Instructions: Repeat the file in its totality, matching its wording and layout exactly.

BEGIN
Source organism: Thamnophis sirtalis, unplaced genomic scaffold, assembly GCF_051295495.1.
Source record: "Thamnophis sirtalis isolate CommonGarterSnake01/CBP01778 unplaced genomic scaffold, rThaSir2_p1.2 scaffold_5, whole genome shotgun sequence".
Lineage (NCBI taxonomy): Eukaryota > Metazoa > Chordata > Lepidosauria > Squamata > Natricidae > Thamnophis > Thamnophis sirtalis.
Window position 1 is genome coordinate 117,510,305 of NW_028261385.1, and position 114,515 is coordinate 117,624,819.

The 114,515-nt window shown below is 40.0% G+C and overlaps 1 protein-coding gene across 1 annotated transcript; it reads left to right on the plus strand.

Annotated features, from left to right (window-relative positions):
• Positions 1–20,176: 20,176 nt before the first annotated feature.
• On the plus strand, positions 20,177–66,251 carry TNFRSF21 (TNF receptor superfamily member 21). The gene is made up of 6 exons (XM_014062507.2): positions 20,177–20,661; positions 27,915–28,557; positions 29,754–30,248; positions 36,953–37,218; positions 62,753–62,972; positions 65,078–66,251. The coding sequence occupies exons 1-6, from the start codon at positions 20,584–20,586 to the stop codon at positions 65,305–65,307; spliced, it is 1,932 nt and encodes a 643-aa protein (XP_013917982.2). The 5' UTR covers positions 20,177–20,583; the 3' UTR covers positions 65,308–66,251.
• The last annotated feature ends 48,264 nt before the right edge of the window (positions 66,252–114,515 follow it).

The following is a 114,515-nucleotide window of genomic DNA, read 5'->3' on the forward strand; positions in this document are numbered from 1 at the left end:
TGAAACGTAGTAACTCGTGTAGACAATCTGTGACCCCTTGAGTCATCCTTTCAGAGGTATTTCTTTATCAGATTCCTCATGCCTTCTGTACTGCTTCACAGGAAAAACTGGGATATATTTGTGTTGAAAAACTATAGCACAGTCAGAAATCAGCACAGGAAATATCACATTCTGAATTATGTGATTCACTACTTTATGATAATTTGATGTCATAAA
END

Source organism: Thamnophis sirtalis, unplaced genomic scaffold, assembly GCF_051295495.1.
Source record: "Thamnophis sirtalis isolate CommonGarterSnake01/CBP01778 unplaced genomic scaffold, rThaSir2_p1.2 scaffold_5, whole genome shotgun sequence".
Lineage (NCBI taxonomy): Eukaryota > Metazoa > Chordata > Lepidosauria > Squamata > Natricidae > Thamnophis > Thamnophis sirtalis.
Window position 1 is genome coordinate 117,510,305 of NW_028261385.1, and position 114,515 is coordinate 117,624,819.

The 114,515-nt window shown below is 40.0% G+C and overlaps 1 protein-coding gene across 1 annotated transcript; it reads left to right on the plus strand.

Annotated features, from left to right (window-relative positions):
• Positions 1–20,176: 20,176 nt before the first annotated feature.
• On the plus strand, positions 20,177–66,251 carry TNFRSF21 (TNF receptor superfamily member 21). The gene is made up of 6 exons (XM_014062507.2): positions 20,177–20,661; positions 27,915–28,557; positions 29,754–30,248; positions 36,953–37,218; positions 62,753–62,972; positions 65,078–66,251. The coding sequence occupies exons 1-6, from the start codon at positions 20,584–20,586 to the stop codon at positions 65,305–65,307; spliced, it is 1,932 nt and encodes a 643-aa protein (XP_013917982.2). The 5' UTR covers positions 20,177–20,583; the 3' UTR covers positions 65,308–66,251.
• The last annotated feature ends 48,264 nt before the right edge of the window (positions 66,252–114,515 follow it).

The following is a 114,515-nucleotide window of genomic DNA, read 5'->3' on the forward strand; positions in this document are numbered from 1 at the left end:
TGAAACGTAGTAACTCGTGTAGACAATCTGTGACCCCTTGAGTCATCCTTTCAGAGGTATTTCTTTATCAGATTCCTCATGCCTTCTGTACTGCTTCACAGGAAAAACTGGGATATATTTGTGTTGAAAAACTATAGCACAGTCAGAAATCAGCACAGGAAATATCACATTCTGAATTATGTGATTCACTACTTTATGATAATTTGATGTCATAAA